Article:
As much as I love being called a “strong Black woman,” it also makes me cringe because so much of our strength is defined by the struggles and hardships we face rather than how we find healing and enjoying our daily state of being.
The compliment can also cause severe anxiety and trigger the Superwoman Syndrome. According to Cheryl L. Woods-Giscombé, PhD, and her research, Superwoman Syndrome was born when Black women started denouncing society’s negative characterizations of Black women, such as “Jezebel” and “Welfare Queen,” in efforts to highlight the traits that go unnoticed. …
It all started with an impulsive decision and having the time to create.
19-year-old content creator Arial Robinson wanted to put her own flavor on the 1970’s Black ABC’s created by the Society of Visual Education in Chicago, a project she discovered a year ago via Twitter.
Growing up and seeing a lack of representation, Robinson developed a love for telling black stories as a way to change the narrative.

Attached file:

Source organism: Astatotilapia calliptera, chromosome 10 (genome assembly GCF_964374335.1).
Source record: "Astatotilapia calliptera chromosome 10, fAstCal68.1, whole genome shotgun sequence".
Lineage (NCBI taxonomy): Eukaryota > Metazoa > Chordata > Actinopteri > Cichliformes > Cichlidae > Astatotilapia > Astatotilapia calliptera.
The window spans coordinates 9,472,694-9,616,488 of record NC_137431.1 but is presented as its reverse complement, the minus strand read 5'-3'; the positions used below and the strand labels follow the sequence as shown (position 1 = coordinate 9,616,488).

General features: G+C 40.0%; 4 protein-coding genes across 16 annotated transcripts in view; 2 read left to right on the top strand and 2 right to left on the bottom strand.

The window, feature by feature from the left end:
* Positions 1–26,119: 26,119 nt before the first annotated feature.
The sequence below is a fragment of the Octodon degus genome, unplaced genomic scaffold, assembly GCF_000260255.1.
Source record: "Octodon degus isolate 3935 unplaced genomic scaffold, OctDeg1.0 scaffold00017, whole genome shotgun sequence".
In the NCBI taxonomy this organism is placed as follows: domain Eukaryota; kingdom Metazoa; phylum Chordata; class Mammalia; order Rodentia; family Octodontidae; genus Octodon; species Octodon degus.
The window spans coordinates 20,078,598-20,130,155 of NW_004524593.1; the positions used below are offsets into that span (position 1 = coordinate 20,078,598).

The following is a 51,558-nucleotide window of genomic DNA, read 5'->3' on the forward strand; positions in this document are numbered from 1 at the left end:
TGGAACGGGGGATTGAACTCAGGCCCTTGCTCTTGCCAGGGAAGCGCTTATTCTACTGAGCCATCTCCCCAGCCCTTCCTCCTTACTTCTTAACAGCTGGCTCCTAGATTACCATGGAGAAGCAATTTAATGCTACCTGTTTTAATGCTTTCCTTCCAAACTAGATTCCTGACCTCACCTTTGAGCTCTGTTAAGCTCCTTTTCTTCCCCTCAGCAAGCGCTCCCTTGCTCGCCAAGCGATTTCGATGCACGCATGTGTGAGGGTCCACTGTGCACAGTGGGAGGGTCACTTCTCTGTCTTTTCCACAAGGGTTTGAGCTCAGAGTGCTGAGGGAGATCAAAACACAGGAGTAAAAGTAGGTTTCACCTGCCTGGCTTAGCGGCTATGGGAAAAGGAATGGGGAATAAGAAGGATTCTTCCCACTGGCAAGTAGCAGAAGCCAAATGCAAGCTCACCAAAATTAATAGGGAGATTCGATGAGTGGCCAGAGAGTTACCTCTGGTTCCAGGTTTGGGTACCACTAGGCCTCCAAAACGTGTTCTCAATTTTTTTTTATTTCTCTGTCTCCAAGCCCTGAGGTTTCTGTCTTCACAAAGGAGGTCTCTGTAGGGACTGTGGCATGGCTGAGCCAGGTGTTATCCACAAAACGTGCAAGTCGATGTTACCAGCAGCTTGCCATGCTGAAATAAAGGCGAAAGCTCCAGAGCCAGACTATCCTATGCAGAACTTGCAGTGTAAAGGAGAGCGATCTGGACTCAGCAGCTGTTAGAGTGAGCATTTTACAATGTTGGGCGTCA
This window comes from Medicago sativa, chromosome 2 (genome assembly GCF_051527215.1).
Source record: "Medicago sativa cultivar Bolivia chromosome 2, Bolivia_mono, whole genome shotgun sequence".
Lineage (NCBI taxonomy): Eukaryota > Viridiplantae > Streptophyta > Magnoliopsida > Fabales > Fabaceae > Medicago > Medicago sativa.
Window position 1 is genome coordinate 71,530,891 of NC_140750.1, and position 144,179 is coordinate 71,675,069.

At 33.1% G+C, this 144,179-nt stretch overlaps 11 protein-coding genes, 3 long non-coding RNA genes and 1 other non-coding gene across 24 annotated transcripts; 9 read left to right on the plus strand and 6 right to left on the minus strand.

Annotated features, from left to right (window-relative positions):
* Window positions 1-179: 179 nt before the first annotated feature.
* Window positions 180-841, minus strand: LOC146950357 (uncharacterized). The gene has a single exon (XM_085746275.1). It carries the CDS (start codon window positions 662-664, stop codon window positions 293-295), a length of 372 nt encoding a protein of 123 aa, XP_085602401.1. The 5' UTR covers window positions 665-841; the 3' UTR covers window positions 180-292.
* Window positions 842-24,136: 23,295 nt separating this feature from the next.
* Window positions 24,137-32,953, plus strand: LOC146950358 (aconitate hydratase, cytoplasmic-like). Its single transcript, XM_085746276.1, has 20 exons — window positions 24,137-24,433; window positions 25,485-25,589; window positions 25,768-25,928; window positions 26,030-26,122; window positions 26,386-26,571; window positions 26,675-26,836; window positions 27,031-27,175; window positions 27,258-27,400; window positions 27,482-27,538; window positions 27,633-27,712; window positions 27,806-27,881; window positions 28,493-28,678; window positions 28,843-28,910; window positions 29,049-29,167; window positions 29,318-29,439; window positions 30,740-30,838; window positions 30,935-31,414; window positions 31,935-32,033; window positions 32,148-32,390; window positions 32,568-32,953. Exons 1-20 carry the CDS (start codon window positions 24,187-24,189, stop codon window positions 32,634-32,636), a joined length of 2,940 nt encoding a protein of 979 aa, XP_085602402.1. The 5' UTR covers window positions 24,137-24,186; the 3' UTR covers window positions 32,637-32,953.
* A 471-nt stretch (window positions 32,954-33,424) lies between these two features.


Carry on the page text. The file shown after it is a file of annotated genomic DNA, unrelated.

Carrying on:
“I went my whole life barely seeing the black experience in media and art. All of it was buried and wasn’t at the forefront.”
Robinson describes this project as “impulsive”…
I don’t recall the exact grade, but I was in elementary school. Innocent, young and naive to anything that wasn’t a chapter book or dance classes.
There was a boy that would make comments with language I didn’t recognize but I knew they were inappropriate. He would say what he wanted to do to me when we would transition classes and I never responded because like I said, I was clueless.
He kept this up for a week and each day, the statement would get more vulgar than the last. I knew this was wrong, but I didn’t know what…